What is sciatica?
Often misconstrued as a diagnosis all its own, sciatica is actually a set of symptoms that results from another medical condition. Sciatica symptoms include: back pain, numbness, weakness, and tingling in the leg.
The sciatic nerve, the thickest nerve in the body, is made up of several smaller nerves. Any pinching or compression of this nerve can cause pain that shoots along its pathway, which extends all the way to the toes. Sciatica typically affects only one side of the body; pain radiates along the sciatic nerve from the lower back to the buttocks and down through each leg.
By Brian Beise
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What causes it?
Common causes of sciatica include acute injuries, herniated disks, and/or bone spurs. Other, less common causes include spinal stenosis, a spinal tumor, a pelvic injury or fracture, or diabetes. The sciatic nerve can also be compressed in the gluteal region. The piriformis muscle, which lies directly over the sciatic nerve in the buttox region, can spasm, pinching the nerve.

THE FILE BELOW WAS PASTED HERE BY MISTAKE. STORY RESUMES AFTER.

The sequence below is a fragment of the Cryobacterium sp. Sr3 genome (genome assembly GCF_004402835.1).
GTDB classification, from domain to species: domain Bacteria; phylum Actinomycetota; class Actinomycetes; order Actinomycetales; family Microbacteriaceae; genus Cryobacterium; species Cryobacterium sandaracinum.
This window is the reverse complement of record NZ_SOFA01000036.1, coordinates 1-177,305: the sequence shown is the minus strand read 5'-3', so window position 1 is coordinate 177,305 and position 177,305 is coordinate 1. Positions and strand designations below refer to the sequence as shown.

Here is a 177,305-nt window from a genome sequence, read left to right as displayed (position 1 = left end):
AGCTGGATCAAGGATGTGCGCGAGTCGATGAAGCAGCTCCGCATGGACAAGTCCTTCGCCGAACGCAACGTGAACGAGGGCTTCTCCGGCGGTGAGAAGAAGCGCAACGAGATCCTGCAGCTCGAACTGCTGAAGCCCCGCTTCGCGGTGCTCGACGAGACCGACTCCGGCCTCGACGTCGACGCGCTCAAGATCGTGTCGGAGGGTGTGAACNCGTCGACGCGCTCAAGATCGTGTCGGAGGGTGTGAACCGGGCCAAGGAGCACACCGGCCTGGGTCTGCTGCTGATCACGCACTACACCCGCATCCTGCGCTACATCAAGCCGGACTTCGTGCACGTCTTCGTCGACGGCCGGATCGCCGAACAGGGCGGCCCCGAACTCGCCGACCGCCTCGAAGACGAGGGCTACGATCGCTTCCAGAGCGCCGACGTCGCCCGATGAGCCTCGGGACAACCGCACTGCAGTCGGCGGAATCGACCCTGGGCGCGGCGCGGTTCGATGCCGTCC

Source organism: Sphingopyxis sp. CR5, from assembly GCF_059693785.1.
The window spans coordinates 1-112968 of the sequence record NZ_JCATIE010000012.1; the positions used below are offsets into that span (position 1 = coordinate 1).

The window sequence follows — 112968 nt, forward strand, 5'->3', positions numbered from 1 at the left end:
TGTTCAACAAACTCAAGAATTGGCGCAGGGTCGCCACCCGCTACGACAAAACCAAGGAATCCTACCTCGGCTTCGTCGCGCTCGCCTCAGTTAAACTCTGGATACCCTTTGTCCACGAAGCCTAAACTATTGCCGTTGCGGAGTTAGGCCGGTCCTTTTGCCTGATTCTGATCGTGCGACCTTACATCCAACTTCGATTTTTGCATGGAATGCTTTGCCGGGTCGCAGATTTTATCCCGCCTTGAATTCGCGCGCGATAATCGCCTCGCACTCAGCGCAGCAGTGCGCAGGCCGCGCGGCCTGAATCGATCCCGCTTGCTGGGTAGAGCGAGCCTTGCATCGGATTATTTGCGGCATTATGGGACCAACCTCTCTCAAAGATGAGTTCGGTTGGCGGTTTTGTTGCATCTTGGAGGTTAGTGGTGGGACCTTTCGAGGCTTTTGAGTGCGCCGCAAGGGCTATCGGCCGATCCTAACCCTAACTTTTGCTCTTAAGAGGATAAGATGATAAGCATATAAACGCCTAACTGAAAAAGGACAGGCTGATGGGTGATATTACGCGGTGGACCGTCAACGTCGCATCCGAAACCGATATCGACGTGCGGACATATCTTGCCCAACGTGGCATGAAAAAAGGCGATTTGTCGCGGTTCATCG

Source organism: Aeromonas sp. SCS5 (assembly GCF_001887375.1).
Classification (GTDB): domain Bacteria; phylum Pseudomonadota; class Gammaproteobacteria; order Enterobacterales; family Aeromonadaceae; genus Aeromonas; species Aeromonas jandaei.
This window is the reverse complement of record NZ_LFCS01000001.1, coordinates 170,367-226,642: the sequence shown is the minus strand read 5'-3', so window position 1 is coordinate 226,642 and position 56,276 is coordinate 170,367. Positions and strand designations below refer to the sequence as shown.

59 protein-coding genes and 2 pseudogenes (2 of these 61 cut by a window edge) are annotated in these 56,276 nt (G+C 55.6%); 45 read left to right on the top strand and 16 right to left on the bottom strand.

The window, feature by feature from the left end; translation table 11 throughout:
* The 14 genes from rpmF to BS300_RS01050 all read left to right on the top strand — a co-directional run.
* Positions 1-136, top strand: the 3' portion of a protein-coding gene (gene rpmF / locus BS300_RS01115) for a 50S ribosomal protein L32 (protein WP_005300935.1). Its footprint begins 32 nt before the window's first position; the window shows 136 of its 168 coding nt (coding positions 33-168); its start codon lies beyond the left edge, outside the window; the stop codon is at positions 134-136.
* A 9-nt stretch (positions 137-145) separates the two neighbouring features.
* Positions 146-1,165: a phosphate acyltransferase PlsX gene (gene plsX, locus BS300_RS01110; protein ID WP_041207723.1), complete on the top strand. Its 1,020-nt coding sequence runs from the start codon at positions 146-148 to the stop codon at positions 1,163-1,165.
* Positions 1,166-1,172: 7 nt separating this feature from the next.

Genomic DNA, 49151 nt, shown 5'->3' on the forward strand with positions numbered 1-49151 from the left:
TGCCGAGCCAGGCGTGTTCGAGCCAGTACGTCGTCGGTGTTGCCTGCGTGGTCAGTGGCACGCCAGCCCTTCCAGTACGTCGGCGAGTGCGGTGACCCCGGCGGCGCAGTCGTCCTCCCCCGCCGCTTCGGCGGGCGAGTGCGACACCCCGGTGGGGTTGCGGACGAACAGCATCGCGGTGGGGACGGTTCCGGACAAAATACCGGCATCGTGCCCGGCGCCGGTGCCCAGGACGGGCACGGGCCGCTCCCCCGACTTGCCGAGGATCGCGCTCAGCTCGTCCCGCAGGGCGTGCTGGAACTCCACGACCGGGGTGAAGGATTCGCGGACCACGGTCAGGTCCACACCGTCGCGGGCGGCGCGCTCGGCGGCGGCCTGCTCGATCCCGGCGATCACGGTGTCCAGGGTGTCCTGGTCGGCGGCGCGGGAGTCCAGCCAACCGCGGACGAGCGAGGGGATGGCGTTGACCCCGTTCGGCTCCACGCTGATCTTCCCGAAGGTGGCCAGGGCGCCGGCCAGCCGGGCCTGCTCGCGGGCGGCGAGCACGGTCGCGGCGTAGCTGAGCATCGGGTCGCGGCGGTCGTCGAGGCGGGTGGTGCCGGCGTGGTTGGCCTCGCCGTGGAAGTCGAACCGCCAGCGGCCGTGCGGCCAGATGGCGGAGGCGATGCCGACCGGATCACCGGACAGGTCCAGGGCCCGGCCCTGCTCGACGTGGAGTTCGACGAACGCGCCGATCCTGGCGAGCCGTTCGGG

How is it treated?
Treatment for sciatica may include pain medications, anti-inflammatories, anti-seizure medications, muscle relaxants, or steroid shots. Patients can also work with a physical therapist to strengthen the muscles around the spine and correct posture in order to decrease their risk of future injury. If nerve compression leads to loss of bladder control or progressive pain that does not respond to conservative treatments, surgery may be required to remove the bone or disk tissue causing the compression.
Expert Advice: Causes
“Sciatica pain can be experienced by almost all age groups, from teens to older adults. In the early years, it normally results from a herniated disk and nerve impingement. For older adults, the most common causes are spinal stenosis or wear and tear that results in bone spur formations, thickened ligaments, and cyst formations.”
Scott Hodges, DO
Cervical and Lumbar Specialist
Center for Sports Medicine & Orthopaedics